Varvatos and CBGB

Discussion in 'Et Cetera, Et Cetera' started by Northland, Feb 13, 2008.

  1. Northland

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    In what can only be seen as a money making venture in greed, CBGB, the once happening outpost on the edges of life (going back to a time when the Bowery was still residence for many down and out drunkards who stayed in cubicles with chicken wire dividers) has been overtaken by the delightfully sexy John Varvatos:
    Designer turning CBGB into a rocking boutique -- Newsday.com


    John Varvatos is not quite a household name yet, but he's working on it.

    Named GQ magazine's 2007 Designer of the Year, he's carving out a niche for himself somewhere between the upscale marketing empire of designer Ralph Lauren, for whom he once worked, and CBGB, the former Bowery flophouse-bar-turned-music-club that helped launch punk rock.

    Varvatos' design aesthetic is, you could say, a little bit preppy, a little bit punk. His menswear is sold at luxury department stores and his own boutiques - including a 6-month-old store in East Hampton now enjoying "killer" sales - and appeals, he says, to businessmen and rockers alike looking for "Old World craftsmanship with an edge." His ad campaigns feature rock stars like Aerosmith's Joe Perry, Alice Cooper and CBGB-alum Iggy Pop.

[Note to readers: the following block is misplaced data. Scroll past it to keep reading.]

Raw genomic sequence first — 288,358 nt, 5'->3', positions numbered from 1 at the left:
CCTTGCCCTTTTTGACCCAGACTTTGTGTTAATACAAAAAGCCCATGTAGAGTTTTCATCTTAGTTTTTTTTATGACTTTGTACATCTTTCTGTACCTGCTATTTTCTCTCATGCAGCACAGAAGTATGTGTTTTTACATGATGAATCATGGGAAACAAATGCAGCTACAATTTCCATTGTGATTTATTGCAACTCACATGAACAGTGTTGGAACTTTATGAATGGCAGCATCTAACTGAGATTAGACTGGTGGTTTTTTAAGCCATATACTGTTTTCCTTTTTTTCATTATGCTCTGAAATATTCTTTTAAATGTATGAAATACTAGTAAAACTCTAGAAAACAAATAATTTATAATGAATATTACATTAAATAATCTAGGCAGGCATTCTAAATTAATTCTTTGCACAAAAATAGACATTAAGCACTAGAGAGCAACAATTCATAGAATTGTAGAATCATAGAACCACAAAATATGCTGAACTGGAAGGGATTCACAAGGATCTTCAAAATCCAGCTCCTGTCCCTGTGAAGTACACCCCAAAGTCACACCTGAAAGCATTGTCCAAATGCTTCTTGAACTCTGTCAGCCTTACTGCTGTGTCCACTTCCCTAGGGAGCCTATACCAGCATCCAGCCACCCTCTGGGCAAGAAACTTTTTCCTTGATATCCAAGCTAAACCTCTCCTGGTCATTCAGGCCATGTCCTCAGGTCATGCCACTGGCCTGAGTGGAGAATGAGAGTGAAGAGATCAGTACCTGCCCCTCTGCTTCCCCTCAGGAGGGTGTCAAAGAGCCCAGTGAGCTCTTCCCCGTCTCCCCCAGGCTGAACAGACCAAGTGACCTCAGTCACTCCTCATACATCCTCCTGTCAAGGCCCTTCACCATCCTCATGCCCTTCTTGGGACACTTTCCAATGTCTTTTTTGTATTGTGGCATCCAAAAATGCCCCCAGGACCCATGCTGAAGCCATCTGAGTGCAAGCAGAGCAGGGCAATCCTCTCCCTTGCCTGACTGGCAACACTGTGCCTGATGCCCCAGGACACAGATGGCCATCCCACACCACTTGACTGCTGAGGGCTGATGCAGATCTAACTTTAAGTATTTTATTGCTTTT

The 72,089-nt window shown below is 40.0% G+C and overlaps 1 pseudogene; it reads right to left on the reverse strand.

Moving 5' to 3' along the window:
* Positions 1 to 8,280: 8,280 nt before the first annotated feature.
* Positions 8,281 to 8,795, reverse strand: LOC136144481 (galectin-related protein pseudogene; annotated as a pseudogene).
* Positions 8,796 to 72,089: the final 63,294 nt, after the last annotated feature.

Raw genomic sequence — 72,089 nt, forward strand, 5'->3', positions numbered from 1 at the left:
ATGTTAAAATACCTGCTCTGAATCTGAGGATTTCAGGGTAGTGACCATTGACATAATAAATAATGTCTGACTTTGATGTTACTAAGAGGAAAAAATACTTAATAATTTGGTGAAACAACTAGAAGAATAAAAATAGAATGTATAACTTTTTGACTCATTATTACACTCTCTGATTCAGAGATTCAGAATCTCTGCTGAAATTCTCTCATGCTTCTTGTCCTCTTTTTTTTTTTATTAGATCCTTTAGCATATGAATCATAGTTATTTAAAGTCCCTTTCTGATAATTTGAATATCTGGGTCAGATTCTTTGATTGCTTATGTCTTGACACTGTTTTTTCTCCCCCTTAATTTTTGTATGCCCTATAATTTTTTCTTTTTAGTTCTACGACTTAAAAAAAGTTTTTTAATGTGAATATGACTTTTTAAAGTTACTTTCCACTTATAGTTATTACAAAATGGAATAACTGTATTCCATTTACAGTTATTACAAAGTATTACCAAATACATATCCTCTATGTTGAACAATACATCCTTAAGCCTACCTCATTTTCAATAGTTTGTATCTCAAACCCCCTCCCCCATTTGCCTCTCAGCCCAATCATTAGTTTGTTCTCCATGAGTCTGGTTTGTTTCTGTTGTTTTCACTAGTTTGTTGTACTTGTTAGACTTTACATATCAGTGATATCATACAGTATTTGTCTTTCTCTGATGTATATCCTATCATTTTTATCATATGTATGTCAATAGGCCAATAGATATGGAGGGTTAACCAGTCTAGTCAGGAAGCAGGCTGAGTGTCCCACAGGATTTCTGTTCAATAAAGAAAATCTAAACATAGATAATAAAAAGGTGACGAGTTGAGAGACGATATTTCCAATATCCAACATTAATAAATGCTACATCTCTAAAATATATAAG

So perhaps it's not surprising that the 52-year-old designer was drawn to the 3,300-square-foot space that housed the club CBGB OMFUG from late 1973 until its closing in October 2006. He'll open it in March as a Varvatos boutique, but with a twist.

    "It's definitely going to be a little bit of a museum for rock and roll," he says of the store, at 315 Bowery in Manhattan. "I have to do business there, but it's not going to dishonor what was there.

    "I want people to experience ... some vibe of what was in the space," adds Varvatos, himself a rock fan. "There's not a lot left of what was in the space, but what we create will feel like it's been there."

    He'll create clothes especially for the store, perhaps sell vintage records, stage performances to raise money for a music development fund, and create exhibits on CBGB OMFUG (which stands for Country, Bluegrass and Blues and Other Music for Uplifting Gormandizers) and its famous acts like the Ramones, Television, Blondie, Talking Heads and Patti Smith.

    He may even launch his store with a party inviting back some of those stars and says, "We don't want anyone to walk into the space and say, 'Oh, they screwed it up.' We want them to walk in and say, 'It's not CBGB, but they did the right thing.'"

    The store will be his second new outlet in the first half of 2008, with a big store set to open in San Francisco in February, and more to follow. They'll join his growing lifestyle brand, which racked up more than $100 million in sales last year and now includes 200-plus employees; offices in New York, London, Hong Kong and Florence, Italy; three clothing and accessory lines; licensed fragrances, eyewear and skin-care products, and five stores.